There's some evidence showing us that low-calorie diets can be used to treat or manageType 2 diabetes. You need all the information before making big changes to your lifestyle, so let's start with the facts around low-calorie diets.
What's a low-calorie diet?
A low-calorie diet is made up of around 800 calories a day. It's a short-term diet of meal replacements (often soups or shakes) or very small portions of normal food. You would usually have the soups or shakes for about 12 weeks, then gradually reintroduce normal, healthy food again.
This type diet isn't right for everyone. You need to talk to your doctor before starting a low-calorie diet, so you can be sure that it's safe and could work for you.
It may sound obvious, but this diet isn’t easy. You'll need a lot of support from your doctor and other healthcare professionals, as well as the people around you.
Benefits and risks of a low-calorie diet
Your doctor can talk to you about the benefits and risks of a low-calorie diet.
A low-calorie diet can have side effects, including:
These side effects often go away after a while, but it's important to talk to your doctor if you have any of these, so they can keep a close eye on you.
If you useinsulinorsulphonylureatablets to manage your Type 2 diabetes, being on a low-calorie diet can makehyposmore likely. So you may need support to make changes to your medications and it may be useful to check your blood sugar levels more often. And there are more risks involved if you take tablets for high blood pressure too.
Some research, including ourDiRECT trial, shows us that low-calorie diets delivered as part of a weight management programme can put some people's Type 2 diabetes into remission. Remission means that your blood sugar levels go back to normal without needing to take diabetes medication to lower blood sugar levels. You might hear some people refer to this as Type 2 diabetes being reversed.
Our DiRECT research isn’t just about a low-calorie diet. It’s testing the diet as part of a programme, where people are supported by healthcare professionals to reintroduce healthy food back into their life and keep to a healthy weight in the future. So it's a lot more than just changing your diet.
It’s fantastic news that, thanks to the results of research we have funded, NHS England and NHS Scotland have committed to pilot a Type 2 diabetes remission programme involving low-calorie diets in 2019. But we don't yet know if this approach will work for everyone.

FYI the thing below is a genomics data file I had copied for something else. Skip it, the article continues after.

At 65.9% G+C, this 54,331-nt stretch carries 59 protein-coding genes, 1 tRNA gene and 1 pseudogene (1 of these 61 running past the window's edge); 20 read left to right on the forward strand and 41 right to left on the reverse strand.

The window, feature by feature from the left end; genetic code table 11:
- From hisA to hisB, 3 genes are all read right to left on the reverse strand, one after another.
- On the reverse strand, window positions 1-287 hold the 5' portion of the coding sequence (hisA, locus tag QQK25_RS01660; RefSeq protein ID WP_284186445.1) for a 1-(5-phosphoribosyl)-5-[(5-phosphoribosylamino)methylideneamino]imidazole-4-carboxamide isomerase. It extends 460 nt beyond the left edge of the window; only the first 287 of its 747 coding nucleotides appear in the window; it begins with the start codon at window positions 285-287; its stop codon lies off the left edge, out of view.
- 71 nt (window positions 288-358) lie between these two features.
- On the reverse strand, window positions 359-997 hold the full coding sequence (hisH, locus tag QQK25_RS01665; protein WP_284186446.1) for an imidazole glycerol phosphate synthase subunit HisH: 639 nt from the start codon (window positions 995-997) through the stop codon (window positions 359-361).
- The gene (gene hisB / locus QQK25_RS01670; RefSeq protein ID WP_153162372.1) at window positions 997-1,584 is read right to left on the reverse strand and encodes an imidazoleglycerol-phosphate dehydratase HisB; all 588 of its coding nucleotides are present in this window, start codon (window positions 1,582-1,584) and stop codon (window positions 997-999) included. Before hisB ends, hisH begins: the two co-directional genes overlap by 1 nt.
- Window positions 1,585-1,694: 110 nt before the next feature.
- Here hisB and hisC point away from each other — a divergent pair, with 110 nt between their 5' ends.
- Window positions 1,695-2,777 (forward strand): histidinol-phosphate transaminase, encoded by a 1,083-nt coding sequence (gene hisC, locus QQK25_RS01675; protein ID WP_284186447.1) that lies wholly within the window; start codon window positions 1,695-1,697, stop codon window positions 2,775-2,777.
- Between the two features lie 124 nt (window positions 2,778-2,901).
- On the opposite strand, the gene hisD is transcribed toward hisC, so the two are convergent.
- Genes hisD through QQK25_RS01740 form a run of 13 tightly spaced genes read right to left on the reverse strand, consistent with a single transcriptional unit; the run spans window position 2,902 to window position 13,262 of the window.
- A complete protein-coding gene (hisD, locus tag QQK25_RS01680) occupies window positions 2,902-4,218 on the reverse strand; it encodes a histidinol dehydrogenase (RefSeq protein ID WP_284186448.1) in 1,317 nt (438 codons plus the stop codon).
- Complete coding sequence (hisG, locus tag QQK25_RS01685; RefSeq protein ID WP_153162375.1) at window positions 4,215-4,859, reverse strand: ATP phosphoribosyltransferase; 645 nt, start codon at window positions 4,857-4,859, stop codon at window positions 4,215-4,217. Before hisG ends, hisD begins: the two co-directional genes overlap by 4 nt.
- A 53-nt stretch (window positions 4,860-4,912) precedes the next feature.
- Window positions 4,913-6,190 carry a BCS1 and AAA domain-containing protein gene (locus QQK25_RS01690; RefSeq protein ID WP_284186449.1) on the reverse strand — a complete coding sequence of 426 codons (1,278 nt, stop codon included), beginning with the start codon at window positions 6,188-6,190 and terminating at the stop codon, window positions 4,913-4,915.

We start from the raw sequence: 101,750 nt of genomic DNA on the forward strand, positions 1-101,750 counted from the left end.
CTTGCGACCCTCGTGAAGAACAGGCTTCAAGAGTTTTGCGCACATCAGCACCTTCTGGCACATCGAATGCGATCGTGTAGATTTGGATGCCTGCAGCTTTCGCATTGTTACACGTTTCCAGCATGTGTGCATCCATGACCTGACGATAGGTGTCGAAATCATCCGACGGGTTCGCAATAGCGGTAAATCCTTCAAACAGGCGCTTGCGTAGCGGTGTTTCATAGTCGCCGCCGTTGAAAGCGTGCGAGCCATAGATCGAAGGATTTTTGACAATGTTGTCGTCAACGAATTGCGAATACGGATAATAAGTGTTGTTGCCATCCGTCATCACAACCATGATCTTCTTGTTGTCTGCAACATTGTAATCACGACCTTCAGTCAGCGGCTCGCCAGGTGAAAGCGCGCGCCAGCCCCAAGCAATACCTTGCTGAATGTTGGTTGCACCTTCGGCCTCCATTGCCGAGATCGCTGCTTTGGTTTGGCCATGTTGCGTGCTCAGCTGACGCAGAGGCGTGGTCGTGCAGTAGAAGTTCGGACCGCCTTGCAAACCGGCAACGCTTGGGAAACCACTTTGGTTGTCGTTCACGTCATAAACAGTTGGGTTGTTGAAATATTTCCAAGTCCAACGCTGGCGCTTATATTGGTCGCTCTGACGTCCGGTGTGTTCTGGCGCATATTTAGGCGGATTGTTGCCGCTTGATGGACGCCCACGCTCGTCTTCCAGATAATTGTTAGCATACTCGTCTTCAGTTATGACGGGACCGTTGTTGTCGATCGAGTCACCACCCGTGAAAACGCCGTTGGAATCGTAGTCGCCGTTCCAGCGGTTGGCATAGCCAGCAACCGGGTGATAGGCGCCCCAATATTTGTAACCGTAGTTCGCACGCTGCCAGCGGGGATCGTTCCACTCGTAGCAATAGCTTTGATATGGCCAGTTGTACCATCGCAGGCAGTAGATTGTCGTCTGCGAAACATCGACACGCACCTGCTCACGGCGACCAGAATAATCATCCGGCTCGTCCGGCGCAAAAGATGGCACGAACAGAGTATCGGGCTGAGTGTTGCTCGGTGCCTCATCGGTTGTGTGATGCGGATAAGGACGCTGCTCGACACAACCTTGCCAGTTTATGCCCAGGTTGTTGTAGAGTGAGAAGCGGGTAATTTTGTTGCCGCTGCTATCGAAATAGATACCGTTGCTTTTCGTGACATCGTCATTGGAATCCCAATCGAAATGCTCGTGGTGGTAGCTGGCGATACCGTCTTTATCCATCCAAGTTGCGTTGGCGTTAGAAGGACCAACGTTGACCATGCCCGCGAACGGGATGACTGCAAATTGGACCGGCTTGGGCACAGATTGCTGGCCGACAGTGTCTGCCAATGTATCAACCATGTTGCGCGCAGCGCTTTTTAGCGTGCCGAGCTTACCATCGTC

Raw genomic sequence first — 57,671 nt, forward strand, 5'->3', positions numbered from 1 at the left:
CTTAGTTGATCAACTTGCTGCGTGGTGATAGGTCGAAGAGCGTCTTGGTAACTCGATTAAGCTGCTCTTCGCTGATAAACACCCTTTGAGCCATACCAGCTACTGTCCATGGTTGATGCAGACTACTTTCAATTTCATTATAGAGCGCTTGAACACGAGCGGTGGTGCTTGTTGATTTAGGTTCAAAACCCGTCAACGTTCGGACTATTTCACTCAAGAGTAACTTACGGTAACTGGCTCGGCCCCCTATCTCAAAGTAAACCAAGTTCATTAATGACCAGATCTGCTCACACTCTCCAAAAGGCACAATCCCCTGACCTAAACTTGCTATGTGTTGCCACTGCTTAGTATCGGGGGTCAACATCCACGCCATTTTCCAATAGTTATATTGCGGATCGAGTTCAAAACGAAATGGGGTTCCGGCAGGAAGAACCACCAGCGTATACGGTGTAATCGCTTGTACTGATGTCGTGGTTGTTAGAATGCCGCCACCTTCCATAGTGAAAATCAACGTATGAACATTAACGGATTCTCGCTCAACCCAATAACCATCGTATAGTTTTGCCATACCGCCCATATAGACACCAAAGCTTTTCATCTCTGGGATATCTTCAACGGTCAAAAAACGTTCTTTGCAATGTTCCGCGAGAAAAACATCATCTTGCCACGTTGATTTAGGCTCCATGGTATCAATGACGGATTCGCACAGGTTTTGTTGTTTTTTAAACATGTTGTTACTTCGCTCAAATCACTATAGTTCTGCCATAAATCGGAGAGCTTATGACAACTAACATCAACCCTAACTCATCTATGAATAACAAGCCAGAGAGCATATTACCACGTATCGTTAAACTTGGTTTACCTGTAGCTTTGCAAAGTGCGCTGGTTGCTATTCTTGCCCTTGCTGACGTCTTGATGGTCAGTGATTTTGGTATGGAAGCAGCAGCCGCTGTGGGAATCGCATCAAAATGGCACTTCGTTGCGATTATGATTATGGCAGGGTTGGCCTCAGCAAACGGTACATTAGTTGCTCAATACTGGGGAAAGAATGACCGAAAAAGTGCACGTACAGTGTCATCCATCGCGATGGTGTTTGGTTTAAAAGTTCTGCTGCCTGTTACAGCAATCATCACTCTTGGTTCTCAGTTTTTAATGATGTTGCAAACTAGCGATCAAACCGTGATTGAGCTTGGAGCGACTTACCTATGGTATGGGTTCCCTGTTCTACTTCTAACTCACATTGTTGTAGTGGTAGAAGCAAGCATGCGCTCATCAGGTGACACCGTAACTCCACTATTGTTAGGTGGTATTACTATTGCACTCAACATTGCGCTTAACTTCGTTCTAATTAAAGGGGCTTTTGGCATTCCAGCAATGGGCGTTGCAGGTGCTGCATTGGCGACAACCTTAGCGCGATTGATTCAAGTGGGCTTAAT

There’s still vital information that research can shed light on. For example, we need to understand more about the effects of low-calorie diets in people who aren’t overweight, who take insulin, or who have had Type 2 diabetes for a long time.
Starting a low-calorie diet
If you're thinking of starting a low-calorie diet, you need to speak to your doctor first to make sure it's safe. They'll need to make sure you’re getting all the nutrients your body needs, and to keep an eye on any other medical conditions you may have. You may also need totest your blood sugarsmore often. Your doctor can also refer you to a dietitian, so you can get tailored advice and support.
Although our research has shown that it's possible to do this style of weight management programme, the people involved in the study have said it's really hard work. They had a lot of support and were monitored very closely.
ReadIsobel's storyabout being involved in the DiRECT research trial.
Low-calorie diet soups and shakes aren’t yet available on the NHS, but lots of different companies sell them. These kinds of meal replacements can be expensive, may not work for everyone and there's not much evidence about how they work in the long-term. It's important you talk to your doctor before buying any of these – they will be able to give you more advice.
Or you might be able to start a low-calorie diet by eating very small portions of regular foods. It can be difficult to make this nutritionally balanced, but Newcastle Universityhas information about low-calorie diets and different foods you can use.
Other ways of managing Type 2 diabetes with diet
It's best to get advice from your doctor so you can talk about what kind of diet might be right for you. Everyone's different and what works for one person, may not work for someone else.
At the moment, we recommend people with Type 2 diabetes eat ahealthy, balanced diet. This means lots of fruits, vegetables, wholegrains, pulses, seafood and nuts. And to have less red meat and processed meat, sugary foods and drinks, and refined grains like white bread.
Always to talk to your GP before making major changes to the way you manage your diabetes.
And remember, you can give ourhelplinea call if you have any more questions, need support or if you just want to talk to someone.